Biodiesel made on UK farms will be powering many more vehicles within the next 18 months.
That is the confident prediction of former Farmers Weekly barometer farmer Andrew Martin who sees the exercise as an ideal opportunity to add value to an otherwise mere commodity product – oilseed rape.
Recently the recipient of a 20,000 DEFRA grant via the South East England Development Agency to explore the possibility, Mr Martin believes the latest energy price hikes make on-farm production of the “green” fuel increasingly viable.
“I’m sure that if we as farmers don’t do it, someone else will. We have the will, the resources and the raw material.
“The oil price is the biggest driver. We’ve seen some frighteningly steep increases and it’s difficult to see fuel becoming cheap again.”
At a yield of 3.5t/ha (28cwt/ace) his 204ha (504 acres) of oilseed rape at Romney Marsh Farms in Kent could produce about 250,000 litres of biodiesel, he calculates.
Technically the process of converting rapeseed to fuel is well understood, he points out.
“And with the price of oil where it is it’s starting to make fairly good sense.
The kit is there.
“Small moderately priced crushing plant and esterification equipment is becoming more available.”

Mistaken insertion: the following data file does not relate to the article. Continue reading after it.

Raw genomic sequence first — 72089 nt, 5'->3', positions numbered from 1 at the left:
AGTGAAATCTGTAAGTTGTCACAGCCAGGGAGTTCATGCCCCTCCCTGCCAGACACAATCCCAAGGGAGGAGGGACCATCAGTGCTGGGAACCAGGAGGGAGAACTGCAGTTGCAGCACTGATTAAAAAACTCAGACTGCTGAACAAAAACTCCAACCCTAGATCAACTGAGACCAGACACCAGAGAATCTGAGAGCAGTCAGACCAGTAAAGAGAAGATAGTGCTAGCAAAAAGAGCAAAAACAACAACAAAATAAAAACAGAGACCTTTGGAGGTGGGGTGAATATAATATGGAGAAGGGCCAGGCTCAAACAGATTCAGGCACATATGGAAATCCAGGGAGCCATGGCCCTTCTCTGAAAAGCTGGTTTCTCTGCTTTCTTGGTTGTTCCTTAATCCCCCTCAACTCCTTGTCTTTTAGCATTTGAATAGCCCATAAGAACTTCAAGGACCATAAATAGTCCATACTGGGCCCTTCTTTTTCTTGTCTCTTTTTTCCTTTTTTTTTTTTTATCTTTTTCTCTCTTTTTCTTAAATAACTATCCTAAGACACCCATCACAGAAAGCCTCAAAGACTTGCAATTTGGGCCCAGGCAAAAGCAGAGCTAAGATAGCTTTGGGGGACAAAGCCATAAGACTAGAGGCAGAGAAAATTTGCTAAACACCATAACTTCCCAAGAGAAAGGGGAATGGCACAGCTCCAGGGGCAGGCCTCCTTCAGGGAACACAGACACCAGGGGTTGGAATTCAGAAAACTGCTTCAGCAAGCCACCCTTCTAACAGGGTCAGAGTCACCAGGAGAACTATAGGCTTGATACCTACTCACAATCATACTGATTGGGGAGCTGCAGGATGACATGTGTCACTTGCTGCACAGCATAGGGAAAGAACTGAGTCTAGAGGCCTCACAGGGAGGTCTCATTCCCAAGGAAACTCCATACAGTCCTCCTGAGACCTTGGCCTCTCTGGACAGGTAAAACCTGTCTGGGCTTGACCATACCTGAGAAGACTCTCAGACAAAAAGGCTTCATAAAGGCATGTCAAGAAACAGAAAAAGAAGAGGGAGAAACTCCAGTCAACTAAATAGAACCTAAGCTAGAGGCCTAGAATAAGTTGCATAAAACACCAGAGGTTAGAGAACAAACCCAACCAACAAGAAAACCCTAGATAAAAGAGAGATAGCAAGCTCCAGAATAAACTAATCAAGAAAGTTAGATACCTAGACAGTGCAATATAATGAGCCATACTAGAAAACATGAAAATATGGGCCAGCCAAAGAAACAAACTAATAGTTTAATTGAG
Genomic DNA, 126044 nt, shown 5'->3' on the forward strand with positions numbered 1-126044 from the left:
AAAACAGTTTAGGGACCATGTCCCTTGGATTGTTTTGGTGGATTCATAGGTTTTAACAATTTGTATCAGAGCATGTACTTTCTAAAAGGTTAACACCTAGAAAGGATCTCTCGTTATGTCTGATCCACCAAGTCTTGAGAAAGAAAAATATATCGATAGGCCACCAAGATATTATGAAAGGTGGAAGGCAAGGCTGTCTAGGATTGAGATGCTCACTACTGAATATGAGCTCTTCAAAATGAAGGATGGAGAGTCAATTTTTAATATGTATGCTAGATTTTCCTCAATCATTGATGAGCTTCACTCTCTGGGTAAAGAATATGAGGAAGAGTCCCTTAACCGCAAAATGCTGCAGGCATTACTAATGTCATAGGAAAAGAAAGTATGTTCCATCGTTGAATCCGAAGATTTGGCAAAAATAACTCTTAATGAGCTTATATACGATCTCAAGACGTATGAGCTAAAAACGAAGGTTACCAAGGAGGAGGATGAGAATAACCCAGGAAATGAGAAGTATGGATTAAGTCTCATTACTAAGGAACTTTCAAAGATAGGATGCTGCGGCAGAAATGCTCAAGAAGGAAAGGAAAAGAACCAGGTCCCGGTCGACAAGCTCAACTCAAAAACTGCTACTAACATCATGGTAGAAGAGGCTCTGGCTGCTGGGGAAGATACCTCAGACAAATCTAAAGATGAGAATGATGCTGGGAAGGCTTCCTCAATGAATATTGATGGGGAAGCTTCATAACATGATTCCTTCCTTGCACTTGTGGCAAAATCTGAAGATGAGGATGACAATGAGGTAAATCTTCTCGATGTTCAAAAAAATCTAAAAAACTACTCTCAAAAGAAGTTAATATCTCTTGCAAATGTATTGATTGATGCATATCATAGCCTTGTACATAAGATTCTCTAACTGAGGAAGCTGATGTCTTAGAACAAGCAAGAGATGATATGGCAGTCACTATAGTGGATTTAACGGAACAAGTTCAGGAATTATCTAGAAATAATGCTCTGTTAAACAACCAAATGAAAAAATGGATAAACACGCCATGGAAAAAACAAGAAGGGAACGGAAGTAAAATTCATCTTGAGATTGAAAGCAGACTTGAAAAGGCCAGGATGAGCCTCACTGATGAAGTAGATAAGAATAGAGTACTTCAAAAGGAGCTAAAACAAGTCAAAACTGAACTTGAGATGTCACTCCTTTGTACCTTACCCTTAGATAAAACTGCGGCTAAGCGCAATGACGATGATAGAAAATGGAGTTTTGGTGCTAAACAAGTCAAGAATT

Most European engine manufacturers accept biodiesel as a fuel provided it meets the EU’s EN14214 quality standard.
However some others, notably Japanese makers, may not stand by their warranties if biodiesel is used, he notes.
On arable-only farms, making biodiesel would be a welcome productive winter activity.
At a different level several farms could get together to benefit from economies of scale, says Mr Martin.
He is already exploring how co-operation with other south-eastern growers, through a Rural Pathfinder project, could help test the feasibility of using biodiesel in some Hants County Council vehicles.
Beyond that there is scope for some really large-scale plants, he believes.
“There are a lot of venture capitalists out there getting interested.”
But even with the latest shift in economic viability the government’s incentives for biodiesel remained inadequate until last week’s adoption of the Renewable Transport Fuels Obligation.
Strategically, against the background of dwindling North Sea oil supplies, it should do more and cut “green” fuel duty further, he urges.
“We have a 20p/litre rebate off the 47.1p/litre fuel duty, but we could do with more.
It’s certainly not as good as some other countries like Austria and Germany get.”
His recent visit to the Agritechnica show, where a whole hall was devoted to renewable energy, shows how far ahead the rest of Europe is.
“We’re so far behind it’s embarrassing.”
He welcomes the ReTFO which requires 5% of road transport fuel to be from renewable resources by 2010 by volume.
“It should kick start the biofuel industry.
Now farmers should be getting out there and finding customers so they can start building their own plants to supply this newly created market.”
The key aim of his SEEDA-funded studies is to give biodiesel pioneers confidence.
“I’m trying not to re-invent the wheel.
But I want to engage with organisations like the Environment Agency, DTI and the Inland Revenue to see what obstacles remain, and at least highlight them so farmers can feel confident they have a fighting chance of success.”